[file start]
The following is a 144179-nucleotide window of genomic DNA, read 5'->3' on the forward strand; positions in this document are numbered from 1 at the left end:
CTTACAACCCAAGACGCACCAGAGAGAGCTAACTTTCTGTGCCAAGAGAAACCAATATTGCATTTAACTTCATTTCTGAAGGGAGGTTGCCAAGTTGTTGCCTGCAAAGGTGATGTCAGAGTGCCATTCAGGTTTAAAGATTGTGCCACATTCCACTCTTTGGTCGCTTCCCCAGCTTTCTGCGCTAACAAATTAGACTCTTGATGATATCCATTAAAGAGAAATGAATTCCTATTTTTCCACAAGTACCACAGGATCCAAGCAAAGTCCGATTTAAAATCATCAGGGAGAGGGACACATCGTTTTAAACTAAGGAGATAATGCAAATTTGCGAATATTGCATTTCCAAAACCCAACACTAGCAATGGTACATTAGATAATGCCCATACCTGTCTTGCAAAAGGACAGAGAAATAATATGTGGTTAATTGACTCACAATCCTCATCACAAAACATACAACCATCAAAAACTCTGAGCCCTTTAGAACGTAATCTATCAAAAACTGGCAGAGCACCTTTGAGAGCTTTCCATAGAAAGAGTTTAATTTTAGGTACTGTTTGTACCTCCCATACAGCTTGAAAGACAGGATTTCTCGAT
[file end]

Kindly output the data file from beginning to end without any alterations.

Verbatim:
The following is a 144179-nucleotide window of genomic DNA, read 5'->3' on the forward strand; positions in this document are numbered from 1 at the left end:
CTTACAACCCAAGACGCACCAGAGAGAGCTAACTTTCTGTGCCAAGAGAAACCAATATTGCATTTAACTTCATTTCTGAAGGGAGGTTGCCAAGTTGTTGCCTGCAAAGGTGATGTCAGAGTGCCATTCAGGTTTAAAGATTGTGCCACATTCCACTCTTTGGTCGCTTCCCCAGCTTTCTGCGCTAACAAATTAGACTCTTGATGATATCCATTAAAGAGAAATGAATTCCTATTTTTCCACAAGTACCACAGGATCCAAGCAAAGTCCGATTTAAAATCATCAGGGAGAGGGACACATCGTTTTAAACTAAGGAGATAATGCAAATTTGCGAATATTGCATTTCCAAAACCCAACACTAGCAATGGTACATTAGATAATGCCCATACCTGTCTTGCAAAAGGACAGAGAAATAATATGTGGTTAATTGACTCACAATCCTCATCACAAAACATACAACCATCAAAAACTCTGAGCCCTTTAGAACGTAATCTATCAAAAACTGGCAGAGCACCTTTGAGAGCTTTCCATAGAAAGAGTTTAATTTTAGGTACTGTTTGTACCTCCCATACAGCTTGAAAGACAGGATTTCTCGAT